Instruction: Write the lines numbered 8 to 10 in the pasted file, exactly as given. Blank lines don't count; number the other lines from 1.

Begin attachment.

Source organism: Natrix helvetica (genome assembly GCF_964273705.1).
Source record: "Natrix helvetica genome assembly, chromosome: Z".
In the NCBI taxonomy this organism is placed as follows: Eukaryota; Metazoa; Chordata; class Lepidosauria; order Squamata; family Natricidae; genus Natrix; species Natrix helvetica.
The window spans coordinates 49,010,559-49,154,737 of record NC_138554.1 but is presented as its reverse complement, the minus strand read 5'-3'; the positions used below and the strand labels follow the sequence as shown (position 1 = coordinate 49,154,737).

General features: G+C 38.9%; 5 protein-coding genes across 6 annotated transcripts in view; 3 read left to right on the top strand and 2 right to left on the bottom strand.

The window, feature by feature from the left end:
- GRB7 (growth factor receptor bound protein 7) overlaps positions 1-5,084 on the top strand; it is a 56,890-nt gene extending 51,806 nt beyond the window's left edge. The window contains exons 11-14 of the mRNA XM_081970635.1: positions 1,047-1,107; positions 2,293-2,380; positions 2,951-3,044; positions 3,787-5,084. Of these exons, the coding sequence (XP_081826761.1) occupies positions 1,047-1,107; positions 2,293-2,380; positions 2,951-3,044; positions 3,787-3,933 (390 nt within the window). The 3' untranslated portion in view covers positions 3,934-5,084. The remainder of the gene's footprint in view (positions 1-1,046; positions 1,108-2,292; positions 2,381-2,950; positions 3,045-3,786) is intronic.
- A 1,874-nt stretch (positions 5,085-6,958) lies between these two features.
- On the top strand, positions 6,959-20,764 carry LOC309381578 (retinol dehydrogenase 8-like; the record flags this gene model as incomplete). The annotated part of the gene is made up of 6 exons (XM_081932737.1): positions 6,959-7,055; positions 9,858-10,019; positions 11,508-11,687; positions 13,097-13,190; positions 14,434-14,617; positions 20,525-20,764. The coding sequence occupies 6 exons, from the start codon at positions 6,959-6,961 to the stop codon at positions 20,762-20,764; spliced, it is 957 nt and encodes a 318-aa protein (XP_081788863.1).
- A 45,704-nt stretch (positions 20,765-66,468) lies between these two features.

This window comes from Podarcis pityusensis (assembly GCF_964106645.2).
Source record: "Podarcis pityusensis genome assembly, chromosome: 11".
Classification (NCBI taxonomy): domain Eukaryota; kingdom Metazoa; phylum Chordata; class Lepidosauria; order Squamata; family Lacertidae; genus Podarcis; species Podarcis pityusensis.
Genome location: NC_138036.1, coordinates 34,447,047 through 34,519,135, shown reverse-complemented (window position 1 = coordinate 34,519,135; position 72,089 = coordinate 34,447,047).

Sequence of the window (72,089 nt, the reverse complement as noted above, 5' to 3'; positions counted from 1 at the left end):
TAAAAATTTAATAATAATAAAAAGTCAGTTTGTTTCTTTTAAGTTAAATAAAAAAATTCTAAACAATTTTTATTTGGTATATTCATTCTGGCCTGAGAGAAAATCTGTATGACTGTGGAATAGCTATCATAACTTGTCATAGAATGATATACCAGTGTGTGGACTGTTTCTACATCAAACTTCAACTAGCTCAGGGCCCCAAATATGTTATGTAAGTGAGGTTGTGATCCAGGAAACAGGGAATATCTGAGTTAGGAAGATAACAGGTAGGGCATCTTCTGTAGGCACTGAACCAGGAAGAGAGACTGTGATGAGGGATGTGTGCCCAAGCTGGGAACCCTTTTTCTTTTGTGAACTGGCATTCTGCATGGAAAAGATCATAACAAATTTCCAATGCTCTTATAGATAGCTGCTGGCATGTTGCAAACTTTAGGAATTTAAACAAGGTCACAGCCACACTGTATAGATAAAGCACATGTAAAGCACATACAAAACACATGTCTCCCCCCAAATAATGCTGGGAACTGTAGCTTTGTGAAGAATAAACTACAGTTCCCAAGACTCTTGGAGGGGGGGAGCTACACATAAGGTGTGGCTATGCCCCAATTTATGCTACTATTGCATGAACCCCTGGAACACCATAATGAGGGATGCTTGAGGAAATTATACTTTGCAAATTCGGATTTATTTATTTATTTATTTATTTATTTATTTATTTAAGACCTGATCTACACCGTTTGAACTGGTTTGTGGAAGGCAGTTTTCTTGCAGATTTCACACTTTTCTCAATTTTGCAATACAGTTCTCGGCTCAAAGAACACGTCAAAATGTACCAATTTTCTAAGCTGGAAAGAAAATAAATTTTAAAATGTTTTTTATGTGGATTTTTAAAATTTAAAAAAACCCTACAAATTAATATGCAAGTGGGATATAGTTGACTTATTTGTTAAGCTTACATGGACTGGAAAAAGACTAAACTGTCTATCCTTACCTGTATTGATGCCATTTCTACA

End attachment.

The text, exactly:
- A 1,874-nt stretch (positions 5,085-6,958) lies between these two features.
- On the top strand, positions 6,959-20,764 carry LOC309381578 (retinol dehydrogenase 8-like; the record flags this gene model as incomplete). The annotated part of the gene is made up of 6 exons (XM_081932737.1): positions 6,959-7,055; positions 9,858-10,019; positions 11,508-11,687; positions 13,097-13,190; positions 14,434-14,617; positions 20,525-20,764. The coding sequence occupies 6 exons, from the start codon at positions 6,959-6,961 to the stop codon at positions 20,762-20,764; spliced, it is 957 nt and encodes a 318-aa protein (XP_081788863.1).
- A 45,704-nt stretch (positions 20,765-66,468) lies between these two features.